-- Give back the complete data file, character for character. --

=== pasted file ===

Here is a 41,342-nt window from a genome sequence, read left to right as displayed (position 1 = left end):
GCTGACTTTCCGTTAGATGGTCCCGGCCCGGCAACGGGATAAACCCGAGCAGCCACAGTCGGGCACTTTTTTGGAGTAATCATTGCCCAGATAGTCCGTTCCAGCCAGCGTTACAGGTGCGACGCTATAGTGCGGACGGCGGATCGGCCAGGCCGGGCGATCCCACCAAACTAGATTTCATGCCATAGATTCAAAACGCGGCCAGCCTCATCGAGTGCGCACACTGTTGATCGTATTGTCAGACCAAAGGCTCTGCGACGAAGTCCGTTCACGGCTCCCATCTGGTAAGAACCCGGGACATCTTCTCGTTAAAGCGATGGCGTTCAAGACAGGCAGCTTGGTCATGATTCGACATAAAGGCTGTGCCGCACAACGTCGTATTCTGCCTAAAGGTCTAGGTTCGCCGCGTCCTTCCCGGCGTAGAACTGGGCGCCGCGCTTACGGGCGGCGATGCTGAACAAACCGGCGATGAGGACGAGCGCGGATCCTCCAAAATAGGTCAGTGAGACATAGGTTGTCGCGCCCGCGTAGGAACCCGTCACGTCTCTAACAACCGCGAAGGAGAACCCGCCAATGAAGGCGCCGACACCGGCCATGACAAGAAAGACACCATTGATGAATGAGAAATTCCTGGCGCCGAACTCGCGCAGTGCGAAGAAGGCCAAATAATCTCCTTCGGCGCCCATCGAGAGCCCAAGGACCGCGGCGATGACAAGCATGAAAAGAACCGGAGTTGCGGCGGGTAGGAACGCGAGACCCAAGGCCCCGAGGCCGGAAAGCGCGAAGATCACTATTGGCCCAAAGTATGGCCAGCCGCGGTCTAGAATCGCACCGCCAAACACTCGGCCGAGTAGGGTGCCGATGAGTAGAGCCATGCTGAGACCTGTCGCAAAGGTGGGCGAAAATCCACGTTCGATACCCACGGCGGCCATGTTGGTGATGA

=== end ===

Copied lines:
Here is a 41,342-nt window from a genome sequence, read left to right as displayed (position 1 = left end):
GCTGACTTTCCGTTAGATGGTCCCGGCCCGGCAACGGGATAAACCCGAGCAGCCACAGTCGGGCACTTTTTTGGAGTAATCATTGCCCAGATAGTCCGTTCCAGCCAGCGTTACAGGTGCGACGCTATAGTGCGGACGGCGGATCGGCCAGGCCGGGCGATCCCACCAAACTAGATTTCATGCCATAGATTCAAAACGCGGCCAGCCTCATCGAGTGCGCACACTGTTGATCGTATTGTCAGACCAAAGGCTCTGCGACGAAGTCCGTTCACGGCTCCCATCTGGTAAGAACCCGGGACATCTTCTCGTTAAAGCGATGGCGTTCAAGACAGGCAGCTTGGTCATGATTCGACATAAAGGCTGTGCCGCACAACGTCGTATTCTGCCTAAAGGTCTAGGTTCGCCGCGTCCTTCCCGGCGTAGAACTGGGCGCCGCGCTTACGGGCGGCGATGCTGAACAAACCGGCGATGAGGACGAGCGCGGATCCTCCAAAATAGGTCAGTGAGACATAGGTTGTCGCGCCCGCGTAGGAACCCGTCACGTCTCTAACAACCGCGAAGGAGAACCCGCCAATGAAGGCGCCGACACCGGCCATGACAAGAAAGACACCATTGATGAATGAGAAATTCCTGGCGCCGAACTCGCGCAGTGCGAAGAAGGCCAAATAATCTCCTTCGGCGCCCATCGAGAGCCCAAGGACCGCGGCGATGACAAGCATGAAAAGAACCGGAGTTGCGGCGGGTAGGAACGCGAGACCCAAGGCCCCGAGGCCGGAAAGCGCGAAGATCACTATTGGCCCAAAGTATGGCCAGCCGCGGTCTAGAATCGCACCGCCAAACACTCGGCCGAGTAGGGTGCCGATGAGTAGAGCCATGCTGAGACCTGTCGCAAAGGTGGGCGAAAATCCACGTTCGATACCCACGGCGGCCATGTTGGTGATGA